Texas: 'Oops!'

Texas: 'Oops!'

Texas Governor Greg Abbott is backtracking after a cavalier re-opening of the Lone Star state as covid-19 cases surge On Friday, Abbott announced that all bars will shut back down and that restaurant capacity will be lowered to 50 percent.

“At this time, it is clear that the rise in cases is largely driven by certain types of activities, including Texans congregating in bars,” Abbot said in a news release. “The actions in this executive order are essential to our mission to swiftly contain this virus and enhance public health. We want this to be as limited in duration as possible. However, we can only slow the spread if everyone in Texas does their part.”

Before this announcement, bars in Texas were allowed to operate at 50 percent capacity and restaurants at 75 percent capacity. But this mandate was often ignored: As of Monday twelve Texas bars from El Paso to Dallas temporarily lost their liquor licenses for violating covid-19 restrictions. Bars are a covid-19 Petri dish, and while managers claim to do the best they can to limit crowd size and keep parties six feet apart, it’s a little hard to believe once you get a look at some of the packed bars.

Still, there are other bar owners in Texas who are fretting over the fact that the state re-opened so callously, offering mixed messages and few mandates.

“The fact that we did it so quickly and with so little thought, and so little planning, is that now we’ll very likely have to close again,” said Houston bar owner Michael Neff told the Associated Press earlier this week. “So long-term thinking suggests if you do it correctly you make sure that everybody plays by the rules. If that doesn’t happen, and we have to close again, then a lot of places that probably could have made it, now won’t, because I can’t keep doing this.”

Florida, Arizona, and California are seeing a surge in covid-19 cases, but the scene in Texas is one of the worst. From the Texas Tribune:

On Thursday, Texas saw another record number of new cases Thursday — 5,996 — as well as hospitalizations — 4,739. The hospitalization number set a record for the 14th straight day. There has also been rapid rise in the state’s positivity rate, or the ratio of tests that come back positive.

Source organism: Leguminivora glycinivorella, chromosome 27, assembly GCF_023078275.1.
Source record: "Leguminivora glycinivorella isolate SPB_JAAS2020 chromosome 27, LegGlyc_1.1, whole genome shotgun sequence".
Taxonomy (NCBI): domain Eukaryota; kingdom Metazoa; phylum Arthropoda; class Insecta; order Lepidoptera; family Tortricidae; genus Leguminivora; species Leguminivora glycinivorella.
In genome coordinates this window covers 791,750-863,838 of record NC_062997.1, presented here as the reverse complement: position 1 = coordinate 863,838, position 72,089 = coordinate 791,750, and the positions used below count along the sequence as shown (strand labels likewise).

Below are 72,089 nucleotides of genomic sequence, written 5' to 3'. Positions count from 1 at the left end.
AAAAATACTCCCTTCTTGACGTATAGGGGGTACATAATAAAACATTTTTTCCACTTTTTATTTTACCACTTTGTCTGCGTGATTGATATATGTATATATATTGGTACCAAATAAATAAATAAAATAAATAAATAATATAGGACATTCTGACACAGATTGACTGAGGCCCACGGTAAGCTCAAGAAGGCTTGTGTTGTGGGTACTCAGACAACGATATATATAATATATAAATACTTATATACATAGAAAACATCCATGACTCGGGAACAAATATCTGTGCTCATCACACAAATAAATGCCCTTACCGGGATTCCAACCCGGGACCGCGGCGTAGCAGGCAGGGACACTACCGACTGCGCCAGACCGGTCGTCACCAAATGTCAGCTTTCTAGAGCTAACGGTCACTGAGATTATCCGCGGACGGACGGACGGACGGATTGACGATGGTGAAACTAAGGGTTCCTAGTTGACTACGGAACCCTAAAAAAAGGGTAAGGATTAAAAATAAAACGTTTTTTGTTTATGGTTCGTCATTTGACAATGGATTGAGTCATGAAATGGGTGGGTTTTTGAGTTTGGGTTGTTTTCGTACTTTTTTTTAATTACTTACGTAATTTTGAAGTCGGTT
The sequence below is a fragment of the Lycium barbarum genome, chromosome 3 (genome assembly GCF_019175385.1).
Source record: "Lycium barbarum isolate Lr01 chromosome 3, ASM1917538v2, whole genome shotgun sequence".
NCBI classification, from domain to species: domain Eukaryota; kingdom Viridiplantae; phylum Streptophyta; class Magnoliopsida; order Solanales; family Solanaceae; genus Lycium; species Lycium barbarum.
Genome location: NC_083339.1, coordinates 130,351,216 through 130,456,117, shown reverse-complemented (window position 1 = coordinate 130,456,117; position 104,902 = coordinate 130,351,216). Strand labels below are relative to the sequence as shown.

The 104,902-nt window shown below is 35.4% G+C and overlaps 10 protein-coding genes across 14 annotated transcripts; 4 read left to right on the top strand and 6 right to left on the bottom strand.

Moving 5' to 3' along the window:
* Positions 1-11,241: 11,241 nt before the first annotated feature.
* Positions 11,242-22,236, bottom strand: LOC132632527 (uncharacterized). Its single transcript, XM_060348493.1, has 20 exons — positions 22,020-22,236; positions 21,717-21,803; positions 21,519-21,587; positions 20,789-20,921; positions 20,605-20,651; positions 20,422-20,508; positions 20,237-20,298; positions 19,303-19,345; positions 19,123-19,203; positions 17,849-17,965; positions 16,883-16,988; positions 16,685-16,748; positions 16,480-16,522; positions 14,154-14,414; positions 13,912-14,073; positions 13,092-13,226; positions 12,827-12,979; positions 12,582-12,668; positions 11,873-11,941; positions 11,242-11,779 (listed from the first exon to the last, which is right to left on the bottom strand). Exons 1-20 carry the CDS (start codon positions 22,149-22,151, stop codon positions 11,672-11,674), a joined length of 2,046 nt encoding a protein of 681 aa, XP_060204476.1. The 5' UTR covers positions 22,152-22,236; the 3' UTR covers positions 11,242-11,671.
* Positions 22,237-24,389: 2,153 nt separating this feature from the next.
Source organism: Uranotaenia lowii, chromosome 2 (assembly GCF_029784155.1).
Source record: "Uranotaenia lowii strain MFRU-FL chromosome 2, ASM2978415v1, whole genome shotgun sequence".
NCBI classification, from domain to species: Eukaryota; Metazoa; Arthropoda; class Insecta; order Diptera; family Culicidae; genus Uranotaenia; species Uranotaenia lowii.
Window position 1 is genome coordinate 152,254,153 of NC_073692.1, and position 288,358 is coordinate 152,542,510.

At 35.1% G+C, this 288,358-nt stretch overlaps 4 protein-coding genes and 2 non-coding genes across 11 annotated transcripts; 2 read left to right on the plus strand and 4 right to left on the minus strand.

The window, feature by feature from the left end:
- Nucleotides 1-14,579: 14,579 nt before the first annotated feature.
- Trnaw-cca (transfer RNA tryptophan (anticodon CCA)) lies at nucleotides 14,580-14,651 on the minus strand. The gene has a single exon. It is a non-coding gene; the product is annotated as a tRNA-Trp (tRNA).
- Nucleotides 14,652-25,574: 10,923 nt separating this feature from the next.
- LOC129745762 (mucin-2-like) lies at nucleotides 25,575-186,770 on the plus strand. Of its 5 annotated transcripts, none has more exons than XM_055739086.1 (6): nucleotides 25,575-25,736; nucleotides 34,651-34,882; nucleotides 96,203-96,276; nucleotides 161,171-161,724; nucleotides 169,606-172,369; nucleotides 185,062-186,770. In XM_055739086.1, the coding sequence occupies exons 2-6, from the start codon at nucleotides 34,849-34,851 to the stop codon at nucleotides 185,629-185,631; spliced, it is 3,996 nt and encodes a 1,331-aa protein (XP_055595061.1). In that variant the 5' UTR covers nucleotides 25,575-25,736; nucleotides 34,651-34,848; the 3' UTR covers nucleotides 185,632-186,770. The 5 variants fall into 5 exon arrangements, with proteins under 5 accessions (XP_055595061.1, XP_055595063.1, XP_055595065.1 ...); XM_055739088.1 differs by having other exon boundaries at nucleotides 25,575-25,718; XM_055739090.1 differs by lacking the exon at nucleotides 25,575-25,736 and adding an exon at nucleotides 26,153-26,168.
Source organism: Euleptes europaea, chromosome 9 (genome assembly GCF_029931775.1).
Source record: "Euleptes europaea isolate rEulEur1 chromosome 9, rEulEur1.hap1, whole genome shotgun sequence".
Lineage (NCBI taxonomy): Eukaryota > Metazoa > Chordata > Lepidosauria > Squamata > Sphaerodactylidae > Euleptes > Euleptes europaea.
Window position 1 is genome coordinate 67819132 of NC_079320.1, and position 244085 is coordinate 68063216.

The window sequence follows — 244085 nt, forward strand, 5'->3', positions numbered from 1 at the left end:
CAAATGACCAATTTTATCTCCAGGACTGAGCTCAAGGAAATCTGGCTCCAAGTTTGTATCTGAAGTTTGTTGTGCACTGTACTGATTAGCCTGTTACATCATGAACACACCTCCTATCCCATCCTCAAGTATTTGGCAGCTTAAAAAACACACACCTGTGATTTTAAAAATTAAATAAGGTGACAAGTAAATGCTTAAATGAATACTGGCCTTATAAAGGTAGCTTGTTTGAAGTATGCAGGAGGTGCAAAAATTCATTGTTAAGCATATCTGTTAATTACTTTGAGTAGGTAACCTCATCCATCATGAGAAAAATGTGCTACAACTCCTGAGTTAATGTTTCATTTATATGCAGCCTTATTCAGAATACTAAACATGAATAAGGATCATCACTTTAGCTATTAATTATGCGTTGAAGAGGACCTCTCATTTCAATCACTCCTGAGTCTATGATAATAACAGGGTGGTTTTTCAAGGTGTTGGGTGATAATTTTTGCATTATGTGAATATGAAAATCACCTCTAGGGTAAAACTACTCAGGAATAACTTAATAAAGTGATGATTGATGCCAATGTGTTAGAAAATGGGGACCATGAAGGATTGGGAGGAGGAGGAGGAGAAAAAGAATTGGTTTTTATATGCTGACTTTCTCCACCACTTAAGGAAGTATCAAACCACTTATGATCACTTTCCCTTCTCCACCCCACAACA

As of Thursday, there have been a total of 125,921 covid-19 cases and 2,249 fatalities in Texas.

This comes after weeks of reassurance from Governor Abbott, who repeatedly told Texans that the state had covid-19 under control. He even held instituting a stay-at-home order until early April, and it only lasted 28 days, the shortest in the nation. And things only got messier from there.

From the New York Times:

Since businesses began reopening in early May, Mr. Abbott has gone head-to-head with the mostly Democratic mayors in the state’s largest cities, who have begged for more power to impose tougher restrictions. At first, Mr. Abbott’s approach was to let local officials handle the response. Then he shifted course, issuing an executive order that made it clear the state’s coronavirus rules nullified local ones. His stance shifted again in recent days when he allowed cities and counties to require businesses to have customers and employees wear masks and to fine business owners who did not comply.
Democratic critics who had been fighting for more local control said the governor’s turnabout came too late. Some Republicans saw Mr. Abbott’s move as throwing business owners under the bus.

And now, thanks to this abject failure of leadership, Texas is a covid-19 hotbed. No wonder 18 family members in Texas got covid-19 at a surprise party. You almost—almost—can’t blame them when a flurry of mixed messages, inconsistencies, and chaos meets Texans at every turn.

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